The labor market continues to be strong, with strong job gains, low unemployment and rising wages.  Over 90% of the jobs lost at the peak of the pandemic have been recovered.[1]  Consumer sentiment, after weakening in February, improved in March[2].  According to a study done by the Brookings Institution, approximately $2.5trn of excess savings accrued to consumers from March 2020 to January 2022, the bulk of which is sitting in bank checking and savings accounts.[3]  Consumer spending is a key economic growth driver, comprising ~70% of US GDP.  Finally, companies remain in a strong position, with record profit margins and solid long-term growth outlooks despite cost pressures and continuing Covid-19 supply chain challenges.  For the full year 2022, S&P earnings estimates are expected to increase nearly 10%[4] vs 2021.

Looking ahead, we believe the rest of 2022 is likely to remain volatile, with a wide range of potential outcomes. There are numerous positive factors supporting the markets, including a strong underlying economy and US consumer, solid corporate earnings growth, and a potential return to normal in the U.S. as the Covid-19 restrictions ease.  In addition, as we move towards November’s midterm elections, while political “noise” will increase, should Republicans pick up Congressional seats there is the potential for gridlock, often favorable for markets.  However, risk factors are also high.  Rising inflation and interest rates in the U.S. will continue be disruptive and cause volatility.  In the Ukraine, the threat of an escalated conflict, or a protracted conflict, is rising as Russia did not see a quick victory and has seen high losses.   Energy and commodity markets remain dislocated, driving further inflation.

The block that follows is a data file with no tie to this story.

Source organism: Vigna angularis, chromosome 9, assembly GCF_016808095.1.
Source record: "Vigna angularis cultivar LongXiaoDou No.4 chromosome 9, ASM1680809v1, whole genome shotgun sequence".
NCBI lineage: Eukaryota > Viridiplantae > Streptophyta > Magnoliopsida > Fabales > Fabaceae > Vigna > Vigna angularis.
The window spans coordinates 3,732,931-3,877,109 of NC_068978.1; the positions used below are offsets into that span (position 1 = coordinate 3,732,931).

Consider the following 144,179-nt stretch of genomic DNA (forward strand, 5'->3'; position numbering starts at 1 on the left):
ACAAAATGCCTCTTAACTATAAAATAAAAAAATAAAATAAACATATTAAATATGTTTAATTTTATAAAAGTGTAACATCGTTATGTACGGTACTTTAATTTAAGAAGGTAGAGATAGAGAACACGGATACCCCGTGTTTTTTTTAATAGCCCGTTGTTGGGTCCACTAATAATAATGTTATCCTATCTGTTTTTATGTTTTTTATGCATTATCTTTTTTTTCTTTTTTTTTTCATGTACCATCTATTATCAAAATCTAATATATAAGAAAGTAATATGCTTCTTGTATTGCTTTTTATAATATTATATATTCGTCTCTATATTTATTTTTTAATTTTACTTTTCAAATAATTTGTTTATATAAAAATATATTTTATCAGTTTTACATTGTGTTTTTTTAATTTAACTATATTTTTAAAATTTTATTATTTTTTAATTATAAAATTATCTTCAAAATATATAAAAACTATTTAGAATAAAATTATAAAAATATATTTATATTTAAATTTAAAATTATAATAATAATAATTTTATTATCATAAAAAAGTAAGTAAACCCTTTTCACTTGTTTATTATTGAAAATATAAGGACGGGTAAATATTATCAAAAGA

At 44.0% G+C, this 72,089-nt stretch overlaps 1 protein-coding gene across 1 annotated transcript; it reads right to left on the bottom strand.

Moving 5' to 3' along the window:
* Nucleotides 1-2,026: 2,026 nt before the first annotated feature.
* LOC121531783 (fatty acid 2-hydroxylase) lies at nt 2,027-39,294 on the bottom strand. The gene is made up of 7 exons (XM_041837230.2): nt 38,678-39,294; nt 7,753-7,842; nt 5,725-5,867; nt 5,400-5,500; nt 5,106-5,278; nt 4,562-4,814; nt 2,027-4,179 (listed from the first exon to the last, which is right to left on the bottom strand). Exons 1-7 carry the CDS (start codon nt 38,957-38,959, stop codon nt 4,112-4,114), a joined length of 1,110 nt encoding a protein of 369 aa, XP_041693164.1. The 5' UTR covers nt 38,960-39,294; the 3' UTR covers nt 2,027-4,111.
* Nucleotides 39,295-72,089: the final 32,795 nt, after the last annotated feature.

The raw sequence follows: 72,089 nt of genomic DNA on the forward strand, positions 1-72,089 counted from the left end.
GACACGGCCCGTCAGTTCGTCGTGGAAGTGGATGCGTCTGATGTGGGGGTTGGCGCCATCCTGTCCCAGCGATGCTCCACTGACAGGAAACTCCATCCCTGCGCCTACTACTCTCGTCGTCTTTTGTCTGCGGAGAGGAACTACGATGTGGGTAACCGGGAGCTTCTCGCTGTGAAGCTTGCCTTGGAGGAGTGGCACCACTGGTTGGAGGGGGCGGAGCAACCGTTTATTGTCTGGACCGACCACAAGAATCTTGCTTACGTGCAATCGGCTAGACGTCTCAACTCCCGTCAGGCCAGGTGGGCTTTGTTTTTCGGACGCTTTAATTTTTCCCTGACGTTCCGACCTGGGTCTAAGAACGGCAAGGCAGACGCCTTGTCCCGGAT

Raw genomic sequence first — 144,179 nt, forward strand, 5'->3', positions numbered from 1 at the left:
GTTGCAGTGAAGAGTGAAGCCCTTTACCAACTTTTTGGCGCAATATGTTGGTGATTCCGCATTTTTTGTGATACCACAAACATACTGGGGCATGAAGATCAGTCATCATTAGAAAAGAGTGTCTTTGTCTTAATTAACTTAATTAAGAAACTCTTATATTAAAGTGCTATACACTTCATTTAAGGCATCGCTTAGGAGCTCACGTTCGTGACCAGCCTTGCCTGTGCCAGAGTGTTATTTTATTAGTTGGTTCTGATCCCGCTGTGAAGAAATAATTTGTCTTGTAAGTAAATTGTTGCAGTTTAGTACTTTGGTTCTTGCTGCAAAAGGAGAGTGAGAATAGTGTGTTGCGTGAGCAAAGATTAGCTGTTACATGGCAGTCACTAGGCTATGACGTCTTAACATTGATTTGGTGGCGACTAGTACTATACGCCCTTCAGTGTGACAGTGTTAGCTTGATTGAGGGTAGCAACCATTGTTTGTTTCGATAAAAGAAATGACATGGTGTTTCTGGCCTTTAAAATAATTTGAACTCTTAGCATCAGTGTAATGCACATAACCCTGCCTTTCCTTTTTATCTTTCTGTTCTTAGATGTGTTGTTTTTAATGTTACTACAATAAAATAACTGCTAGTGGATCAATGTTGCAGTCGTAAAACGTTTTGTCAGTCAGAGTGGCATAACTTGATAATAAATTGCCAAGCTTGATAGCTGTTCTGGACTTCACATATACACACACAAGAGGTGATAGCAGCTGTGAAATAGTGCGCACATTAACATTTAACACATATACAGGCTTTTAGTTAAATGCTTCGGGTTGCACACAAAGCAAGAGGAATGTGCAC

Investing in securities requires that some risk is taken.  Financial markets are fundamentally characterized by volatility.  Market pullbacks are a part of investing – according to RIMES and Standard & Poor’s data, pullbacks of -5% or more occur about 3 times a year, -10% or more once and year, -15% about once every 3.5 years, and -20% about once every 6.3 years[5].  After these pullbacks, markets have shown resilience and bounced back relatively quickly.


Given the rapidly shifting and volatile markets, it remains imperative to focus on the long-term. Market volatility, while uncomfortable, can create opportunities to buy attractive companies at bargain prices.  Remember that the media can exaggerate fear and uncertainty with the aim of capturing your attention and driving clicks and advertising dollars, not necessarily with the aim of educating you.  Putting down the phone or turning off the TV can be helpful.   

In the meantime, Ukrainians face one of the world’s strongest militaries with determination, courage and valor.  Many have been forced to flee.  Those remaining, both civilian and military, face death or injury in dire circumstances.  As Ukraine fights for its freedom and democracy, let us be thankful for the peace, freedom and prosperity we have here in the US and be grateful for the opportunity to invest.

Disclosure:  The information contained herein is based on sources that are believed to be reliable. Any statements nonfactual in nature herein constitute only current opinions or estimates, represent only the current judgment of the author, and are subject to change without notice.




[4] Factset Q1 Earnings Insight, April 8, 2022